"We need that vaccine, Mark," Timothy said from his perch atop the van, "It could be less than two weeks until Lisa's babies comes."
"I know," Mark said, kicking an old plastic bucket across the gas station pavement. His knee ached a bit with the motion. He was not a young man anymore.
Trash littered the ground around the grit encrusted pumps. Like most places, no one had ever bothered to clean the gas station up. Newpapers from The Great Panic lay scattered on the floor of the station's little building, much the same way they had been for eleven years.
Outside, the air was hot. It was a balmy, Floridian day, devoid of clouds in the aquamarine colored sky. Mark could never get used to the new color of the sky. No matter what the Invies said about the recomposed atmosphere's beneficial effects on the global ecology, Mark wished it was still just plain blue. Mark wished a lot of things. He wished that the people in Tampa had just given them one damn vial of vaccine. They had driven in every direction on the compass, but it seemed that no one had a single dose of vaccine to spare. Mark didn't understand why the other cities had to be so greedy.
There was the squeak of an ungreased hinge as Dennis stepped out of the gas station building with a gas can in hand. "We're down to 43 gallons," he reported. He and Timothy were first cousins, both 19 years old.
"Just 43 gallons?" Timothy repeated. "We went scouting not five weeks ago!"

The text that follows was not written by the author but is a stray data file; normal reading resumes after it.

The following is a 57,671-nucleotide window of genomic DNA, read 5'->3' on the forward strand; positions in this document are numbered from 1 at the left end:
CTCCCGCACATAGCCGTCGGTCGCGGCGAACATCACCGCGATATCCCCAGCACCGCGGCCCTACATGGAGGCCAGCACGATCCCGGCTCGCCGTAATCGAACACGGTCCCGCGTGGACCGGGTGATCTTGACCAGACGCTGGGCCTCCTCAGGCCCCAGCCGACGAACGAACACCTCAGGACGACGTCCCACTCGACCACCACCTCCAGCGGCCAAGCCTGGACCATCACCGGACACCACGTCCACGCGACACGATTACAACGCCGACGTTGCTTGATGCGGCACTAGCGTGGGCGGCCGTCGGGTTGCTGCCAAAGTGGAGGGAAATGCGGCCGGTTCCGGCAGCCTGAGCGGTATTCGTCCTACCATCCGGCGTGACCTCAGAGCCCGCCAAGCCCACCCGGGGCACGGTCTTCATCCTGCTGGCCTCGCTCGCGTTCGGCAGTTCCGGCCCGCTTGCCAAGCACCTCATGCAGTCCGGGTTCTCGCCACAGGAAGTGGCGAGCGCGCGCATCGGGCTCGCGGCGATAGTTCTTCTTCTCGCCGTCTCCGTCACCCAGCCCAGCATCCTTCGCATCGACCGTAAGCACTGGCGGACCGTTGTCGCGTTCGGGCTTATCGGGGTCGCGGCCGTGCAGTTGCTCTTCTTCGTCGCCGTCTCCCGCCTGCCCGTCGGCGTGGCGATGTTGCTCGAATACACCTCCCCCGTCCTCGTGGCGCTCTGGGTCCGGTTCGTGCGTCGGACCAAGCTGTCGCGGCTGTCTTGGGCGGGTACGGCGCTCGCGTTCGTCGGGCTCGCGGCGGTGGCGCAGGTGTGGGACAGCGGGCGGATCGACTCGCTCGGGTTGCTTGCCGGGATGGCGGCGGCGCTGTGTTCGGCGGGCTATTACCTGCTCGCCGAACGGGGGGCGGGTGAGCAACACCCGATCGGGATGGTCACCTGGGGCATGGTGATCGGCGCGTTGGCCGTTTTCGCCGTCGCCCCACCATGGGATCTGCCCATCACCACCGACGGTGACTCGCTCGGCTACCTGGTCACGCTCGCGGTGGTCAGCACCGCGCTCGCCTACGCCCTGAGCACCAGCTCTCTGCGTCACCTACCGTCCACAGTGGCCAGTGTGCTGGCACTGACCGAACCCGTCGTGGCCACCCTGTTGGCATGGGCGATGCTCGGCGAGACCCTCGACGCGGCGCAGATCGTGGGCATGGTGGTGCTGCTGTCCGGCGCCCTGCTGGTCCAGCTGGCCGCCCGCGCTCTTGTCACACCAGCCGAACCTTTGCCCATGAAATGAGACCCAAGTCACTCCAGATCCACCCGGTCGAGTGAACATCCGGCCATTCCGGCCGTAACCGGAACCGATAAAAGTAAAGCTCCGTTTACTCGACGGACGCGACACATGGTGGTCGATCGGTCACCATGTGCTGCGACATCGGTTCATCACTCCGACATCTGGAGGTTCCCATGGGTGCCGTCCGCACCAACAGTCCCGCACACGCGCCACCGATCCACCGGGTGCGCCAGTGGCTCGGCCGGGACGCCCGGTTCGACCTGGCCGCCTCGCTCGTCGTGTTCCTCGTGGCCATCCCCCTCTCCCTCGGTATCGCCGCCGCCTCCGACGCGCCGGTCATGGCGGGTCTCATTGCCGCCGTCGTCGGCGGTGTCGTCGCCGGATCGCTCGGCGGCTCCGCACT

"I reckon we'll have to go all the way to Jacksonville this time to get a drop," Dennis said as he knelt to fill the tank of the van.
Mark cursed under his breath. If seemed as though if they weren't out of it, they were running out of it.
"Mayor Hicks won't like hearing that," Timothy said, "Not one bit."
"Well he's got to hear it!" Mark said, turning on his two companions. "Hicks, and every other big headed city leader around here need to get it through their heads that we're not going to survive unless we unite, and organize!"
"But Mark, we had a meeting just last week about it, remember?" Timothy said, slightly stunned by Mark's outburst. "A representative came all the way from Ohio!"
"All the way from Ohio," Dennis repeated wistfully.
"Oh sure, they talk about rebuilding communications, and rebuilding shipping, but that's all they ever do, talk! Then everyone goes home to think about it for a month, so they have more things to talk about next time!" Mark said. "Meanwhile, we're running out of gas, because we're so disorganized that we don't even know where to find it anymore!"
"We could always get gas from the people upstairs," Timothy suggested quietly, "We could do it today even."
A tense silence enveloped the gas station. Mark's reply remained unspoken, but Timothy and Dennis knew the angry dip of his head well enough to hear it in their minds. Mark wanted to say, "To Hell with the Invies," but that sort of talk was frowned upon by Mayor Hicks.
"They said they can make us all the gas we want now," Timothy continued softly, "They said they don't even need to use oil anymore."
Mark hissed through his teeth.